Dr. James G. McLarnon, 

B.Sc (Physics); M. Sc (Nuclear Physics): University of Alberta
Ph.D (Solid State Physics) University of British Columbia

Professor Emeriti  – Anesthesiology, Pharmacology and Therapeutics

Department of Anesthesiology, Pharmacology and Therapeutics

Contact Information:

Email: mclarnon@mail.ubc.ca
Ph: 604-822-5719

Research Interests:

A prominent theme of my recent research studies involves the roles and mechanisms by which microglia, resident immune cells of brain, mediate inflammatory responses in Alzheimer’s disease (AD) and in brain tumors. Overall, my laboratory has published in excess of 120 papers using a spectrum of experimental methods applied in vitro in cultured glial and neuronal cells and in vivo in animal models of disease.

A specific focus of recent work concerns how interactions between microglia and brain vasculature sustain and amplify chronic inflammation in AD.  In particular, considerable evidence suggests vascular dysfunction and reduced cerebral blood flow are manifest as an early event in AD. Data from my lab, including use of an animal model of AD and use of brain tissue from AD patients (see papers listed below relevant to AD), suggest microglial inflammatory responses to amyloid-β peptide in AD brain lead to leakiness of the blood-brain barrier (BBB). Increased permeability of BBB allows infiltration of plasma proteins, such as fibrinogen, into brain parenchyma, sustaining microglial activation and brain inflammation.

Microglia responses in chronic inflammation include secretion of a spectrum of pro-inflammatory factors including chemokines, cytokines, reactive oxygen species and proteinases. Two particular factors are vascular endothelial growth factor (VEGF) and tumor necrosis factor (TNF-α) which serve as potent stimuli for angiogenesis, the growth of new, but morphologically abnormal, blood vessels. A hypothesis is that pathogenic angiogenic activity is a component of vascular dysfunction and chronic inflammation in AD brain. My studies also implicate microglial angiogenic responses in cancer. Results from in vivo and in vitro work (see papers listed below relevant to brain tumors) indicate that growth of brain tumors involve signals from tumor cells to mobilize and activate microglia in areas of tumor boundaries to produce VEGF and TNF-α fueling angiogenesis.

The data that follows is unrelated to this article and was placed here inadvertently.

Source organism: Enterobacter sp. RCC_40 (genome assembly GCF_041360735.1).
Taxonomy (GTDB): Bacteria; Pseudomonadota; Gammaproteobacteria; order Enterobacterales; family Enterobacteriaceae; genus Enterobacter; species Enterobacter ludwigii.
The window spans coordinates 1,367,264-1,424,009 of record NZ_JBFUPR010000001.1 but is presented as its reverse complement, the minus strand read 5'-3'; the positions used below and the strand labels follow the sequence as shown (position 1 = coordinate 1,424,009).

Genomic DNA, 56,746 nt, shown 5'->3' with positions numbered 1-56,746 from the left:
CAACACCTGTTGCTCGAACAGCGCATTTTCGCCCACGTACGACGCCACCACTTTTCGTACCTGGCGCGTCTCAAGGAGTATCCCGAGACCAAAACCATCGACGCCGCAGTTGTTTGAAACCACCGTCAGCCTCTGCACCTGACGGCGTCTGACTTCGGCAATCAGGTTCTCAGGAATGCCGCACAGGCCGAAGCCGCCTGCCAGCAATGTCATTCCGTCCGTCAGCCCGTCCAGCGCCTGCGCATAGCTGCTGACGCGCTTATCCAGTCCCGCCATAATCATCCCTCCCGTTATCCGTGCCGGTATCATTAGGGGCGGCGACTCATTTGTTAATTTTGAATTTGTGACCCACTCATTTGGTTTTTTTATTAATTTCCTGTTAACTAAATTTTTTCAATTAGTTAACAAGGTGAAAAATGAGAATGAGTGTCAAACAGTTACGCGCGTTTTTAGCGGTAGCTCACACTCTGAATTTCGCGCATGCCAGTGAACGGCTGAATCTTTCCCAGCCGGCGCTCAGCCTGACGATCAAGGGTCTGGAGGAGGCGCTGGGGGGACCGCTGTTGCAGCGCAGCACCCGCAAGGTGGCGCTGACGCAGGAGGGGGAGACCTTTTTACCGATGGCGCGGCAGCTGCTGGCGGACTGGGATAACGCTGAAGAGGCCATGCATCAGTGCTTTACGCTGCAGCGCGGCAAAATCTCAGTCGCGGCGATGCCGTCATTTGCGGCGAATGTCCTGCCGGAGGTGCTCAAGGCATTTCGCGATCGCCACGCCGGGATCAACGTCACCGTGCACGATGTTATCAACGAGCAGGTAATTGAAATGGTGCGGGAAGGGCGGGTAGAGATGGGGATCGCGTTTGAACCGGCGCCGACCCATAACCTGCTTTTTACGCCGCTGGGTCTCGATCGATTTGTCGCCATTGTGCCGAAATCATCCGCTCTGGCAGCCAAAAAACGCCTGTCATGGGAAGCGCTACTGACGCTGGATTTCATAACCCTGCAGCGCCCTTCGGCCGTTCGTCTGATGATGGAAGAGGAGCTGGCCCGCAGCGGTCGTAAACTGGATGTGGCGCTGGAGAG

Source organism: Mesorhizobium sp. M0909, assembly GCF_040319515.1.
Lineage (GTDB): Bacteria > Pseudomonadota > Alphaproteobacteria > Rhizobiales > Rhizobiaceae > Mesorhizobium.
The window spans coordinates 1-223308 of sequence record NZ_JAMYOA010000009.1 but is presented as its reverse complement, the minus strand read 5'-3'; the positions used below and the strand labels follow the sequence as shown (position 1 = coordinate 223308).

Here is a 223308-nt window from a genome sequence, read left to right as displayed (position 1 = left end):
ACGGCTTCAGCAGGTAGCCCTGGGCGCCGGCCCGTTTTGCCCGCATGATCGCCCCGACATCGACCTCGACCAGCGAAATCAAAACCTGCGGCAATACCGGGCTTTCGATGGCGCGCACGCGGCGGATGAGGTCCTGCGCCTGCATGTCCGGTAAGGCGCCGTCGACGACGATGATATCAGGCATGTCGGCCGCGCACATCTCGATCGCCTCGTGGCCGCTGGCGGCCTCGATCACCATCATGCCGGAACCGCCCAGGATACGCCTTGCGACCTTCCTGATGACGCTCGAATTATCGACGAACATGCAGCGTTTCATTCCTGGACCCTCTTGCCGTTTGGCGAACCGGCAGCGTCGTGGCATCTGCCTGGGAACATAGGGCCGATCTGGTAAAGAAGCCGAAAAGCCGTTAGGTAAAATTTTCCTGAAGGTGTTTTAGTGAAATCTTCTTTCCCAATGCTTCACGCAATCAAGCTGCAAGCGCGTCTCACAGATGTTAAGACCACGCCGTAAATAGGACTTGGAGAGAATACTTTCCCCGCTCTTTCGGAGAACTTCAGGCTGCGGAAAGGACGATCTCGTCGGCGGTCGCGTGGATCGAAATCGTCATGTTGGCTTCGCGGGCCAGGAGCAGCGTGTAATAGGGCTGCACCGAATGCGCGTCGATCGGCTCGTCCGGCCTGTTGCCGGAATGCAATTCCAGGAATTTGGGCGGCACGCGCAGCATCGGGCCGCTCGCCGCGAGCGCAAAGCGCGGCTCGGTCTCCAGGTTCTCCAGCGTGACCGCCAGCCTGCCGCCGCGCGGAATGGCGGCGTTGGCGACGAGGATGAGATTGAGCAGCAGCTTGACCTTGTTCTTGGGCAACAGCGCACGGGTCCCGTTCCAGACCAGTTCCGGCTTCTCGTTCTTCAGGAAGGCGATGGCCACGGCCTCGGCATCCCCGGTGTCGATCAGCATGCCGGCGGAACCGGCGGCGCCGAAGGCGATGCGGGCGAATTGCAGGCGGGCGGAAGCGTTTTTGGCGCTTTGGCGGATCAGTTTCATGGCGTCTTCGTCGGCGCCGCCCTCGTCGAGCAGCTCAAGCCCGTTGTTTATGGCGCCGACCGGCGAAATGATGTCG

In summary, an aging AD brain exhibits chronic microglial pro-inflammatory reactivity in an environment of increased amyloid-β deposition in blood vessel walls and brain parenchyma, reduced cerebral blood flow through occluded vessels and leaky BBB and abnormalities such as formation of tau microtubules. Chronic inflammation is suggested as a critical contributing factor to impaired synaptic and neuronal cortical and hippocampal function in AD brain.

Research Strategies:

My studies suggest that a combination “cocktail” approach to block specific microglial inflammatory pathways as a strategy to markedly slow the progression of cognitive and memory impairment in AD. Work from my lab has identified four particular compounds which have shown utility in modulation of microglial responses and neuroprotection. It is predicted that in assemblage, the compounds will show enhanced anti-inflammatory efficacy. Importantly, all compounds exhibit permeability through BBB and low levels of cellular toxicity. A critical initial step is to test the compounds in an animal model of AD.